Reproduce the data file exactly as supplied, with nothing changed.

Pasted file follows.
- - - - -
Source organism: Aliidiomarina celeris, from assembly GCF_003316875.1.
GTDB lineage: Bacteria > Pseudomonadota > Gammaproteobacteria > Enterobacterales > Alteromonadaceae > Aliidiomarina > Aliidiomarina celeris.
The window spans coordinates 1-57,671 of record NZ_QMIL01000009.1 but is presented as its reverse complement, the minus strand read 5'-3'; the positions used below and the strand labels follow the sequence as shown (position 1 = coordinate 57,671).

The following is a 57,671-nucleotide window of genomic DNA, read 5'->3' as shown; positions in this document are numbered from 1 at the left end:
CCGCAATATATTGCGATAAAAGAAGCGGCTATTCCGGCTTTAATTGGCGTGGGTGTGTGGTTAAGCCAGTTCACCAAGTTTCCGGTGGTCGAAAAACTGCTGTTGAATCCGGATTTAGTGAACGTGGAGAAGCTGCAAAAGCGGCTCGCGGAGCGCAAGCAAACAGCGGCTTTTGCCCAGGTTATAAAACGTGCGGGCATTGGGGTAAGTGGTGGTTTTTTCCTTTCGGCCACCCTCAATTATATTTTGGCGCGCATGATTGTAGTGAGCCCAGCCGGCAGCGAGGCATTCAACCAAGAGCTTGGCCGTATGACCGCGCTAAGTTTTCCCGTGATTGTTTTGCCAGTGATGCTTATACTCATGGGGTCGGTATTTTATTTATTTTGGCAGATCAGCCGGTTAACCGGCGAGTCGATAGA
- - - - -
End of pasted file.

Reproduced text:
Source organism: Aliidiomarina celeris, from assembly GCF_003316875.1.
GTDB lineage: Bacteria > Pseudomonadota > Gammaproteobacteria > Enterobacterales > Alteromonadaceae > Aliidiomarina > Aliidiomarina celeris.
The window spans coordinates 1-57,671 of record NZ_QMIL01000009.1 but is presented as its reverse complement, the minus strand read 5'-3'; the positions used below and the strand labels follow the sequence as shown (position 1 = coordinate 57,671).

The following is a 57,671-nucleotide window of genomic DNA, read 5'->3' as shown; positions in this document are numbered from 1 at the left end:
CCGCAATATATTGCGATAAAAGAAGCGGCTATTCCGGCTTTAATTGGCGTGGGTGTGTGGTTAAGCCAGTTCACCAAGTTTCCGGTGGTCGAAAAACTGCTGTTGAATCCGGATTTAGTGAACGTGGAGAAGCTGCAAAAGCGGCTCGCGGAGCGCAAGCAAACAGCGGCTTTTGCCCAGGTTATAAAACGTGCGGGCATTGGGGTAAGTGGTGGTTTTTTCCTTTCGGCCACCCTCAATTATATTTTGGCGCGCATGATTGTAGTGAGCCCAGCCGGCAGCGAGGCATTCAACCAAGAGCTTGGCCGTATGACCGCGCTAAGTTTTCCCGTGATTGTTTTGCCAGTGATGCTTATACTCATGGGGTCGGTATTTTATTTATTTTGGCAGATCAGCCGGTTAACCGGCGAGTCGATAGA